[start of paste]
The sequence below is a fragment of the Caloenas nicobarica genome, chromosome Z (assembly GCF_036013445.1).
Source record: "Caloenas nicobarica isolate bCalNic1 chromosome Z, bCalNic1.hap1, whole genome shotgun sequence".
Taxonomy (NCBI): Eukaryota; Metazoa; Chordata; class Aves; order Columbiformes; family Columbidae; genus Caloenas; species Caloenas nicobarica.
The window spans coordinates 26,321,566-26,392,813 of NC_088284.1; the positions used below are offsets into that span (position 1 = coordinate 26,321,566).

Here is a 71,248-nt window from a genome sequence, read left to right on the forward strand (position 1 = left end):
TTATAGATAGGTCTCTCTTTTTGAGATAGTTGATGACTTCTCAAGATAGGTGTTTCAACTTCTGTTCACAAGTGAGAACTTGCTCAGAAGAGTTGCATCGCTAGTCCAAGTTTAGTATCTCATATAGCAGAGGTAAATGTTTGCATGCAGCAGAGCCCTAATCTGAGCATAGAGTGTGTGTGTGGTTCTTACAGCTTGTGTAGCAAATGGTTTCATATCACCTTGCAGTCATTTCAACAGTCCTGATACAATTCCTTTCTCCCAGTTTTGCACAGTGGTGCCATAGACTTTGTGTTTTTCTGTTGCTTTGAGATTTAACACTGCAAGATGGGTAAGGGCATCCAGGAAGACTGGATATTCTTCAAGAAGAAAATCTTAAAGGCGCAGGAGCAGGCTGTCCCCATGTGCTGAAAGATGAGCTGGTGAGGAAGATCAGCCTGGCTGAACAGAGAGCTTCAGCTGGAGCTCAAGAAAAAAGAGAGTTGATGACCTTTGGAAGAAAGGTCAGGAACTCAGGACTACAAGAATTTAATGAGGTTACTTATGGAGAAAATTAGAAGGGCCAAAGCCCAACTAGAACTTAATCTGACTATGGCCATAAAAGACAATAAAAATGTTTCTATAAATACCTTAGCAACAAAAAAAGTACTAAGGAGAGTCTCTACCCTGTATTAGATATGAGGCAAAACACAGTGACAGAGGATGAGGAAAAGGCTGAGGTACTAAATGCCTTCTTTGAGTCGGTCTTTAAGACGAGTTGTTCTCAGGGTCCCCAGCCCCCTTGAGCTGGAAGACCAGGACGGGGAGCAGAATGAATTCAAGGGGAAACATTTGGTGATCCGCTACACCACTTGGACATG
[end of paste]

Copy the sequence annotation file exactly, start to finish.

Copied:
The sequence below is a fragment of the Caloenas nicobarica genome, chromosome Z (assembly GCF_036013445.1).
Source record: "Caloenas nicobarica isolate bCalNic1 chromosome Z, bCalNic1.hap1, whole genome shotgun sequence".
Taxonomy (NCBI): Eukaryota; Metazoa; Chordata; class Aves; order Columbiformes; family Columbidae; genus Caloenas; species Caloenas nicobarica.
The window spans coordinates 26,321,566-26,392,813 of NC_088284.1; the positions used below are offsets into that span (position 1 = coordinate 26,321,566).

Here is a 71,248-nt window from a genome sequence, read left to right on the forward strand (position 1 = left end):
TTATAGATAGGTCTCTCTTTTTGAGATAGTTGATGACTTCTCAAGATAGGTGTTTCAACTTCTGTTCACAAGTGAGAACTTGCTCAGAAGAGTTGCATCGCTAGTCCAAGTTTAGTATCTCATATAGCAGAGGTAAATGTTTGCATGCAGCAGAGCCCTAATCTGAGCATAGAGTGTGTGTGTGGTTCTTACAGCTTGTGTAGCAAATGGTTTCATATCACCTTGCAGTCATTTCAACAGTCCTGATACAATTCCTTTCTCCCAGTTTTGCACAGTGGTGCCATAGACTTTGTGTTTTTCTGTTGCTTTGAGATTTAACACTGCAAGATGGGTAAGGGCATCCAGGAAGACTGGATATTCTTCAAGAAGAAAATCTTAAAGGCGCAGGAGCAGGCTGTCCCCATGTGCTGAAAGATGAGCTGGTGAGGAAGATCAGCCTGGCTGAACAGAGAGCTTCAGCTGGAGCTCAAGAAAAAAGAGAGTTGATGACCTTTGGAAGAAAGGTCAGGAACTCAGGACTACAAGAATTTAATGAGGTTACTTATGGAGAAAATTAGAAGGGCCAAAGCCCAACTAGAACTTAATCTGACTATGGCCATAAAAGACAATAAAAATGTTTCTATAAATACCTTAGCAACAAAAAAAGTACTAAGGAGAGTCTCTACCCTGTATTAGATATGAGGCAAAACACAGTGACAGAGGATGAGGAAAAGGCTGAGGTACTAAATGCCTTCTTTGAGTCGGTCTTTAAGACGAGTTGTTCTCAGGGTCCCCAGCCCCCTTGAGCTGGAAGACCAGGACGGGGAGCAGAATGAATTCAAGGGGAAACATTTGGTGATCCGCTACACCACTTGGACATG